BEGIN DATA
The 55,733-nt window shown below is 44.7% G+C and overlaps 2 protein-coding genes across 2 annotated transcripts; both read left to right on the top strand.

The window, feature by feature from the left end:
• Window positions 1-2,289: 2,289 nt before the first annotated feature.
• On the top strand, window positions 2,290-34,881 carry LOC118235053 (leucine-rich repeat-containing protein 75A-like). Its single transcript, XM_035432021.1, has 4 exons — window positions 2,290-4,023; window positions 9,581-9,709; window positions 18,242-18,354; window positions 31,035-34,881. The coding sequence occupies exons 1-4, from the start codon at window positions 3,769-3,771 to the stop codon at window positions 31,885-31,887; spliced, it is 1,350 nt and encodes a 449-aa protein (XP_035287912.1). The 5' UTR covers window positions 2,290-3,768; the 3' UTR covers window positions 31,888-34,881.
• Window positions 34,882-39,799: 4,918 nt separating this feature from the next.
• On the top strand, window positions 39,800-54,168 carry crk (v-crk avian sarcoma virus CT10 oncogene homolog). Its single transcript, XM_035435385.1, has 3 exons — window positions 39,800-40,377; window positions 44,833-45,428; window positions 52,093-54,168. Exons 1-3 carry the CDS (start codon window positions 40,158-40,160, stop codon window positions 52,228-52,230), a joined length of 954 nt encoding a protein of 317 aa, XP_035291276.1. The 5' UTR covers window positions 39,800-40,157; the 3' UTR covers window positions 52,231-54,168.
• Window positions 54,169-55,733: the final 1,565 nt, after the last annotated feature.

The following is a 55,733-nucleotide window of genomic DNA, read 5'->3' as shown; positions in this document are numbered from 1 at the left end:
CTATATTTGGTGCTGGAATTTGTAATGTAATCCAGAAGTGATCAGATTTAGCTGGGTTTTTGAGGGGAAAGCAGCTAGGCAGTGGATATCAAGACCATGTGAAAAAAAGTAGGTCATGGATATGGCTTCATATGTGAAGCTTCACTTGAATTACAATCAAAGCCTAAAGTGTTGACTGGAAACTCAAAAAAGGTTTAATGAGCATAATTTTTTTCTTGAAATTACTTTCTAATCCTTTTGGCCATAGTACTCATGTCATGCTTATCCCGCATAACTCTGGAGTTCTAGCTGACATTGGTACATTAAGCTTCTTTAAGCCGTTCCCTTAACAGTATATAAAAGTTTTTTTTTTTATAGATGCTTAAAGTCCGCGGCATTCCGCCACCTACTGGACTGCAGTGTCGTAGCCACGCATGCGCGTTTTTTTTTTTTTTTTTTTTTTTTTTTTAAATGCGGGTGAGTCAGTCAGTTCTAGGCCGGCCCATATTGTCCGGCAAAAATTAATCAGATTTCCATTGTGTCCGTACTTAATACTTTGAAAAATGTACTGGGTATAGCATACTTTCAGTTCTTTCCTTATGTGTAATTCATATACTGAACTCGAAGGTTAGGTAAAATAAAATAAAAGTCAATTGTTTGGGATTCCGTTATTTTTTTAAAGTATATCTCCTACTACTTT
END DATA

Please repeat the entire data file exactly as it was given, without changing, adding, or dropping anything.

The 55,733-nt window shown below is 44.7% G+C and overlaps 2 protein-coding genes across 2 annotated transcripts; both read left to right on the top strand.

The window, feature by feature from the left end:
• Window positions 1-2,289: 2,289 nt before the first annotated feature.
• On the top strand, window positions 2,290-34,881 carry LOC118235053 (leucine-rich repeat-containing protein 75A-like). Its single transcript, XM_035432021.1, has 4 exons — window positions 2,290-4,023; window positions 9,581-9,709; window positions 18,242-18,354; window positions 31,035-34,881. The coding sequence occupies exons 1-4, from the start codon at window positions 3,769-3,771 to the stop codon at window positions 31,885-31,887; spliced, it is 1,350 nt and encodes a 449-aa protein (XP_035287912.1). The 5' UTR covers window positions 2,290-3,768; the 3' UTR covers window positions 31,888-34,881.
• Window positions 34,882-39,799: 4,918 nt separating this feature from the next.
• On the top strand, window positions 39,800-54,168 carry crk (v-crk avian sarcoma virus CT10 oncogene homolog). Its single transcript, XM_035435385.1, has 3 exons — window positions 39,800-40,377; window positions 44,833-45,428; window positions 52,093-54,168. Exons 1-3 carry the CDS (start codon window positions 40,158-40,160, stop codon window positions 52,228-52,230), a joined length of 954 nt encoding a protein of 317 aa, XP_035291276.1. The 5' UTR covers window positions 39,800-40,157; the 3' UTR covers window positions 52,231-54,168.
• Window positions 54,169-55,733: the final 1,565 nt, after the last annotated feature.

The following is a 55,733-nucleotide window of genomic DNA, read 5'->3' as shown; positions in this document are numbered from 1 at the left end:
CTATATTTGGTGCTGGAATTTGTAATGTAATCCAGAAGTGATCAGATTTAGCTGGGTTTTTGAGGGGAAAGCAGCTAGGCAGTGGATATCAAGACCATGTGAAAAAAAGTAGGTCATGGATATGGCTTCATATGTGAAGCTTCACTTGAATTACAATCAAAGCCTAAAGTGTTGACTGGAAACTCAAAAAAGGTTTAATGAGCATAATTTTTTTCTTGAAATTACTTTCTAATCCTTTTGGCCATAGTACTCATGTCATGCTTATCCCGCATAACTCTGGAGTTCTAGCTGACATTGGTACATTAAGCTTCTTTAAGCCGTTCCCTTAACAGTATATAAAAGTTTTTTTTTTTATAGATGCTTAAAGTCCGCGGCATTCCGCCACCTACTGGACTGCAGTGTCGTAGCCACGCATGCGCGTTTTTTTTTTTTTTTTTTTTTTTTTTTTAAATGCGGGTGAGTCAGTCAGTTCTAGGCCGGCCCATATTGTCCGGCAAAAATTAATCAGATTTCCATTGTGTCCGTACTTAATACTTTGAAAAATGTACTGGGTATAGCATACTTTCAGTTCTTTCCTTATGTGTAATTCATATACTGAACTCGAAGGTTAGGTAAAATAAAATAAAAGTCAATTGTTTGGGATTCCGTTATTTTTTTAAAGTATATCTCCTACTACTTT